A lot of things are in place now because of women speaking up, and the support of our bureau and being willing to change. We’re hoping that there will be more women in the bureau and that this can get better, and the percentages will go up, so that this is more commonplace, and we have things in place for them to use.

Miller: Amy Hanifan, last year, the Center for Fire Rescue and EMS Health Research reported that 27% of pregnancies of firefighters end in miscarriage. They also found that preterm births were higher than the national average. New research which is being done now, but there’s some preliminary results out, suggests that mothers should not breastfeed for three days after firefighting and that during pregnancy they should not fight fires actively at all. What would all of that mean for the way fire departments across the country are currently set up?

Hanifan: Unfortunately there is a huge variance to what that means. I think in larger departments, and as Steph related there have been improvements and they have multiple departments and companies and they can kind of get a bit creative at times if the resources are there.

Miller: For example, in a place like Portland.

Hanifan: Right. Exactly. In your more rural settings, it becomes difficult because resources are much more limited. Some departments might only have one fire engine and not have the ability to either go out of service or have extra staff to be able to put that firefighter into a light-duty spot.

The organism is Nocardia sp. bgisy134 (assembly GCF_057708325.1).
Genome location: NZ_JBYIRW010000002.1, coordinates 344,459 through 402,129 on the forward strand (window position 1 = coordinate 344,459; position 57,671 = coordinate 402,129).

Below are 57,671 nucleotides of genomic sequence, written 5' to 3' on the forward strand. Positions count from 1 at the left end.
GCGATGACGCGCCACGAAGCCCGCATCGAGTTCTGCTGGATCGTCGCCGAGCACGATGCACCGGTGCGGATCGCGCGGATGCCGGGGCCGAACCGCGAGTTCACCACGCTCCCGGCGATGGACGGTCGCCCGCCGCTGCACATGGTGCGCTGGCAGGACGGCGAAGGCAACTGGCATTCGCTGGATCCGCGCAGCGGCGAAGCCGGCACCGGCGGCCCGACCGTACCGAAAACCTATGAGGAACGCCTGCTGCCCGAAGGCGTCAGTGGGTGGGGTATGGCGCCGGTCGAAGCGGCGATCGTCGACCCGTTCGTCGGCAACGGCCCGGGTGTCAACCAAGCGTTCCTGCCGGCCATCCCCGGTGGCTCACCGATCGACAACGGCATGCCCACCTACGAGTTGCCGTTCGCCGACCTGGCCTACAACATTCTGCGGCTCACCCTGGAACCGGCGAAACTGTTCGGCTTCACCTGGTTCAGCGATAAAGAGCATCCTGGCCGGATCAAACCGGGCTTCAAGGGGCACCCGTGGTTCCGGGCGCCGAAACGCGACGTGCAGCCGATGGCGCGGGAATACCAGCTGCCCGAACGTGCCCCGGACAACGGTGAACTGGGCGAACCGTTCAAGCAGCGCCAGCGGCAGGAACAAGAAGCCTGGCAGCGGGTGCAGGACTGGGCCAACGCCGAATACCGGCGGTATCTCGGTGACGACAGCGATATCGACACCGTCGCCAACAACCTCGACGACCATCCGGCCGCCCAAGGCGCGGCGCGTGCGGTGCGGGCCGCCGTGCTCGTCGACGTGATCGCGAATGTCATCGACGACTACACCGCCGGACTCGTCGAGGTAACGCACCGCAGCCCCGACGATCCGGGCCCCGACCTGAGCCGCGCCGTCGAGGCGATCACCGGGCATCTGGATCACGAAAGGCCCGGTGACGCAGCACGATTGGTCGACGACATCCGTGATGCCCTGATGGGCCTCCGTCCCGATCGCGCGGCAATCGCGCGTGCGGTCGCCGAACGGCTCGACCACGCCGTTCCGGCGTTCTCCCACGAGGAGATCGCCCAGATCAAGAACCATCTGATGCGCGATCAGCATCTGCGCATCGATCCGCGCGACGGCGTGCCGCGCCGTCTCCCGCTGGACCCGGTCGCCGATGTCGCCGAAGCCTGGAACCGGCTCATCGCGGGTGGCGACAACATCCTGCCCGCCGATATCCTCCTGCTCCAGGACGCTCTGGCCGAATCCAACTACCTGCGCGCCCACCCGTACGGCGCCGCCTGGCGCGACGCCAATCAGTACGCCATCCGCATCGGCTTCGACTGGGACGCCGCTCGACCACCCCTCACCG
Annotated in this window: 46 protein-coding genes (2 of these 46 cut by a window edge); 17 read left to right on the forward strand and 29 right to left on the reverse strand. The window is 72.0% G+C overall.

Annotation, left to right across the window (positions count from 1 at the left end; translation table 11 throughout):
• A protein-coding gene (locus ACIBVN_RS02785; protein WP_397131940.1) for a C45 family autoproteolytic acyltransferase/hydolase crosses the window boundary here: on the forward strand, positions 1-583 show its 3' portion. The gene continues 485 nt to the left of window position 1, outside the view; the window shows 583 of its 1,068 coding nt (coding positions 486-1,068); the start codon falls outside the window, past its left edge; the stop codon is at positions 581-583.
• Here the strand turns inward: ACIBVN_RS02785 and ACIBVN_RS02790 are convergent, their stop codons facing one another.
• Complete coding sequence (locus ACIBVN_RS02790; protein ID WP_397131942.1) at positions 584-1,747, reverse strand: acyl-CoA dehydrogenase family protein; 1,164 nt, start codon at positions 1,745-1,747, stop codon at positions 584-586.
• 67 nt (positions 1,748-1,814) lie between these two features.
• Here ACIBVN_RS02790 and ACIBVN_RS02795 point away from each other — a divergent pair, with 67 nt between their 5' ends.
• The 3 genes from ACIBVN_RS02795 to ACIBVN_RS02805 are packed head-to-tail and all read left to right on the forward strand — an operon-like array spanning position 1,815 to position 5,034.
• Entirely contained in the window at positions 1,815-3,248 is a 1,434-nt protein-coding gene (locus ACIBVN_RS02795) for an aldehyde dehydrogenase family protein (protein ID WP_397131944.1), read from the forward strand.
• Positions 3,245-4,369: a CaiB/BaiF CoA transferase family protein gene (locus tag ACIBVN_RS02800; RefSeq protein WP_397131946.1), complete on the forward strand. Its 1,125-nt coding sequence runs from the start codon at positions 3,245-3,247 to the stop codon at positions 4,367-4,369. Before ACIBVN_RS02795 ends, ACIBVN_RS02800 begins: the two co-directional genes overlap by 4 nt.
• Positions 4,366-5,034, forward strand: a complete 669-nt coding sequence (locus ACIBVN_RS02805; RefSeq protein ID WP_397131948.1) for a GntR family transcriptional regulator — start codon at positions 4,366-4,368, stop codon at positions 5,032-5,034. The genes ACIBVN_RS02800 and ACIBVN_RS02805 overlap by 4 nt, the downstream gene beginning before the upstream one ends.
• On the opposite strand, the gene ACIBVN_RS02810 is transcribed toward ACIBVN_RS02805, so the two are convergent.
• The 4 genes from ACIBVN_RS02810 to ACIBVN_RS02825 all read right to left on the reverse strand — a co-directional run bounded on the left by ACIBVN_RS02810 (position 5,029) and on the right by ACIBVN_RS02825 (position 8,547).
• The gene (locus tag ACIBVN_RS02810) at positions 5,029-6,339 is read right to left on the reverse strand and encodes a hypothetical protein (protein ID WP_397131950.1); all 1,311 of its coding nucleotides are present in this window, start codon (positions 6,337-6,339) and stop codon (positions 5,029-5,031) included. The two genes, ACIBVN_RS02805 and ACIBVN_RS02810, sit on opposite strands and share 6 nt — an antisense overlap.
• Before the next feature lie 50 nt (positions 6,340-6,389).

So I think it’s hard to put out a blanket statement of what that means for the fire service specifically. I do think though that our leadership in the fire service needs to start taking a look at the impacts to their employees and their staff when they are wanting to go through a pregnancy, and what it looks like to return to work and kind of look at what accommodations can be made.

Miller: What was your own experience in McMinnville? As you’re noting, there can be big differences between larger departments and smaller ones. You’re at a smaller one.

Hanifan: Right. It was a few years ago now, and at the time I was still working active on the line, and our resources were such that we did not have light duty in the sense of being able to be off the line. So light duty at that time would be just on a transporting ambulance. I myself chose to stay active and rotating through the engine until about five months pregnant, and then went on to what was seen as light-duty onto the ambulance for a couple of months and ultimately went out and opted to just be home from seven months on.